Well, the content for page seventeen Issue 6 is almost decided, and given there were six people's opinions to consider, it all went very smoothly. More smoothly than I could have anticipated, for sure. Aside from my own poor adding, that is. Qualified to teach calculus, but unable to count to 180!
Not that it is necessarily a problem. Every issue, we hold a few pieces as stand-by in case there is extra space, so we're currently deciding which of those to include. It is almost impossible to know exactly how many pages each story will occupy in the issue, particularly those from the competition and/or the ones that come in via Aussie Post. Before the selection meeting, it comes down to educated guesswork as far as this goes. And, since then, we have also 'lost' a story as one of the authors has had it accepted elsewhere first. A 'new writer', which is fantastic news for him, having two journals want the same story at the same time.
A story I mentioned a while back, the one I loved so much I had to stop reading for the day, didn't seem to have the same effect on the rest of the editorial team. Well, it was generally agreed it was strong, and certainly one of the strongest, and was hence slotted in very early in the piece, but it wasn't the absolute favourite of anyone else. Another story, that I had considered average, and thought would only just make it in (or just miss out) was the favourite of two others. This is one of the aspects I find most interesting and is something all writers should keep in mind.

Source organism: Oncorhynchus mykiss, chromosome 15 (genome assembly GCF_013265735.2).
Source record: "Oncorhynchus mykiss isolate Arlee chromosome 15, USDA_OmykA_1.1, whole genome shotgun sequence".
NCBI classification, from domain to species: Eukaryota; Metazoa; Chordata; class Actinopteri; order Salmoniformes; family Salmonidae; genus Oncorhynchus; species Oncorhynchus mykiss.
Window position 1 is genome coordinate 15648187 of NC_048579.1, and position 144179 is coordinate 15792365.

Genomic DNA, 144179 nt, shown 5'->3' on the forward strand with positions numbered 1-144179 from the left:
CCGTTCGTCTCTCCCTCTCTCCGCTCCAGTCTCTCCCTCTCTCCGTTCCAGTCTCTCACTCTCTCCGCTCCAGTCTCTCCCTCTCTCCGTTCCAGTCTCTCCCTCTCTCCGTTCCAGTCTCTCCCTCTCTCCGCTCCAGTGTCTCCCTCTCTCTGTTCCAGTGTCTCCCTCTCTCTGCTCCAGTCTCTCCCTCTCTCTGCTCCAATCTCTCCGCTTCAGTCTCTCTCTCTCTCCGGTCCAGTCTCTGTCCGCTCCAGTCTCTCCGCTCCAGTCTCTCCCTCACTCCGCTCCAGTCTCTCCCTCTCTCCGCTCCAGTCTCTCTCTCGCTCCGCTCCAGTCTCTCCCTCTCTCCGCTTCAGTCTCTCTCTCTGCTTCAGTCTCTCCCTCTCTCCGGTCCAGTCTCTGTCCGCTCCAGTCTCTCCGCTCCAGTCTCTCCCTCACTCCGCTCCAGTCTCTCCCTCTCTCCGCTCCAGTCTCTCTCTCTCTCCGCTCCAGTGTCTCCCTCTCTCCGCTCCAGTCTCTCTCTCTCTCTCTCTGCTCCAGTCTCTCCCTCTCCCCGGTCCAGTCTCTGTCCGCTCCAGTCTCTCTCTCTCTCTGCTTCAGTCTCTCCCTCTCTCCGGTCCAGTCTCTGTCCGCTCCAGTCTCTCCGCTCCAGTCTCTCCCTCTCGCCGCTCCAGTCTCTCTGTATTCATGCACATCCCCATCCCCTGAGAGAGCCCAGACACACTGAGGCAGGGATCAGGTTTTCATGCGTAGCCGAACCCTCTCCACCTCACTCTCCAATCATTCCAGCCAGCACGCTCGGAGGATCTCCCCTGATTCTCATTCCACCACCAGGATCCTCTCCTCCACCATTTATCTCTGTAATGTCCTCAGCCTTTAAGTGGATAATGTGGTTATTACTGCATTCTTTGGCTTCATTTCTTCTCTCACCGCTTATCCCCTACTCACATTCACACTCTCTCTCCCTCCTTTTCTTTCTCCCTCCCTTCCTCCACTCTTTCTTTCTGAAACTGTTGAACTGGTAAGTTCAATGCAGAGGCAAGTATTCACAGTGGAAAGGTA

Without doubt, some of the stories and/or poems that go into each issue come down to a matter of the editorial team's personal taste. And I doubt this is restricted to page seventeen. There is always more than enough poetry and prose to fill the pages that is well written, or at least competently written, and hence, good enough to publish. So, it has to come down to something else. Even as far as competent writing goes, we didn't all agree, so it's also fair to say that different editors look for and/or notice different things. Just as one example to make the point, one or two stories that some loved were pointed out by others to have flaws like changes in point of view, or in tense, when they shouldn't have. And so, were dropped.
Then, the last two or so pieces to go in almost came down to popularity. Once we had a list of 'maybes' to choose from, the next bests to go in, flaws or no flaws, we just voted. So, if I wanted to preach, here's where I'd suggest writers check out the journals they are sending work off to, for style. (But we all know that some writers do, and most don't, regardless, so I won't bother.)
PS. Printer cartridge did arrive yesterday...yay.
Trust the Process tip – Read Shorter Texts
6 days ago